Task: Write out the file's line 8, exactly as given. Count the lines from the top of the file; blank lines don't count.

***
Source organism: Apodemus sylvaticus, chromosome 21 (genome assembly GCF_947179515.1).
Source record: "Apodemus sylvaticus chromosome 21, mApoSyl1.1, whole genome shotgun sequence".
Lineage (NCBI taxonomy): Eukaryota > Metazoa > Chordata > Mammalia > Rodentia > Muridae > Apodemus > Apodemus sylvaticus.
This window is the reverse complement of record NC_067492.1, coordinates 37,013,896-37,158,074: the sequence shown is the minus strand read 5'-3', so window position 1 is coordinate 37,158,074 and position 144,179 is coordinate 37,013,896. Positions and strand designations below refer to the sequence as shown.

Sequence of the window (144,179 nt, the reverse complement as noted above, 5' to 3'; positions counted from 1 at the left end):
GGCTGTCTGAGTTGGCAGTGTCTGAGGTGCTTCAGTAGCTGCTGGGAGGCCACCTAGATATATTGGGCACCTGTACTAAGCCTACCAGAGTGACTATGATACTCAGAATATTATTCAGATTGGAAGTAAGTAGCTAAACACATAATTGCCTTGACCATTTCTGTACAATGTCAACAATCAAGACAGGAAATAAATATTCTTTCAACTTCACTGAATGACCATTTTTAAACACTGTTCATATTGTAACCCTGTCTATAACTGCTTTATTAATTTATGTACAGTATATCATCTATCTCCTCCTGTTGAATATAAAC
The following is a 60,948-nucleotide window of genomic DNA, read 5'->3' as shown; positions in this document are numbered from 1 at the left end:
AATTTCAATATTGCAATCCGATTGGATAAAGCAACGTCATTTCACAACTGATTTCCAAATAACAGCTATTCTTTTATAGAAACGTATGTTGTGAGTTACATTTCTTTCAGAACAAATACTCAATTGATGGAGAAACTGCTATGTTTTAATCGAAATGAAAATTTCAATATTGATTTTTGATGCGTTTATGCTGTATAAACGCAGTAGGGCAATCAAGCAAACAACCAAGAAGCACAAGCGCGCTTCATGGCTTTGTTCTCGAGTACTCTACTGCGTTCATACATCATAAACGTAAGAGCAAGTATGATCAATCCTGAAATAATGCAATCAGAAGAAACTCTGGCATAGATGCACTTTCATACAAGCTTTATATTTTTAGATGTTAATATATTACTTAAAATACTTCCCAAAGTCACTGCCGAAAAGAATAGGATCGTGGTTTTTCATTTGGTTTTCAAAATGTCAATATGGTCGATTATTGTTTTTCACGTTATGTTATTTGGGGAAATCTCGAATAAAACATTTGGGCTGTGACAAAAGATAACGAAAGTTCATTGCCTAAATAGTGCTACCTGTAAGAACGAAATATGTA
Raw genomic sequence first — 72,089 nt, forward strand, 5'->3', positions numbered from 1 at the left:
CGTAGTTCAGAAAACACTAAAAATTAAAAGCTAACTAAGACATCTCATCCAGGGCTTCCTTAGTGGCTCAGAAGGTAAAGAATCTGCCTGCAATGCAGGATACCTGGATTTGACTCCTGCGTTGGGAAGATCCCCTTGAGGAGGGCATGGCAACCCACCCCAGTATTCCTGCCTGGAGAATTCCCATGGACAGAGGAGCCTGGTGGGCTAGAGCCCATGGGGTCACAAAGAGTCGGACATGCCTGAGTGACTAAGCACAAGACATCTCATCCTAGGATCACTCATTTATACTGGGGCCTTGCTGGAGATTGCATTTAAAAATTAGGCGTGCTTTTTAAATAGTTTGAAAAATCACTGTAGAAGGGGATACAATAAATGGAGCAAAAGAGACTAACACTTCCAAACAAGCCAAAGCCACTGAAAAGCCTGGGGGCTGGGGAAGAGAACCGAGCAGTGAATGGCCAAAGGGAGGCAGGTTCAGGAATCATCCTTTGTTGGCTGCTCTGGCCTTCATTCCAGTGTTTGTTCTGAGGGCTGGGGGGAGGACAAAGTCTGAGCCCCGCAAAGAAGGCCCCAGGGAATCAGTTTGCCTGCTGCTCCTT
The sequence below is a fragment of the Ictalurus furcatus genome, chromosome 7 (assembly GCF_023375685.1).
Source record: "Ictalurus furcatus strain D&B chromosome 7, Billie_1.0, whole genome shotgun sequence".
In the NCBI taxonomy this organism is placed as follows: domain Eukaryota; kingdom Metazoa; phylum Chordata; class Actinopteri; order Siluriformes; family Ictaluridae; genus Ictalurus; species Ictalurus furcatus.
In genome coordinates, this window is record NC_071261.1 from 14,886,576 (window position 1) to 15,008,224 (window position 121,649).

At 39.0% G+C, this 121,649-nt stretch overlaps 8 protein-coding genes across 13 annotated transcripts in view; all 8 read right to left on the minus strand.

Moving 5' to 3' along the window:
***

AATTTCAATATTGCAATCCGATTGGATAAAGCAACGTCATTTCACAACTGATTTCCAAATAACAGCTATTCTTTTATAGAAACGTATGTTGTGAGTTACATTTCTTTCAGAACAAATACTCAATTGATGGAGAAACTGCTATGTTTTAATCGAAATGAAAATTTCAATATTGATTTTTGATGCGTTTATGCTGTATAAACGCAGTAGGGCAATCAAGCAAACAACCAAGAAGCACAAGCGCGCTTCATGGCTTTGTTCTCGAGTACTCTACTGCGTTCATACATCATAAACGTAAGAGCAAGTATGATCAATCCTGAAATAATGCAATCAGAAGAAACTCTGGCATAGATGCACTTTCATACAAGCTTTATATTTTTAGATGTTAATATATTACTTAAAATACTTCCCAAAGTCACTGCCGAAAAGAATAGGATCGTGGTTTTTCATTTGGTTTTCAAAATGTCAATATGGTCGATTATTGTTTTTCACGTTATGTTATTTGGGGAAATCTCGAATAAAACATTTGGGCTGTGACAAAAGATAACGAAAGTTCATTGCCTAAATAGTGCTACCTGTAAGAACGAAATATGTA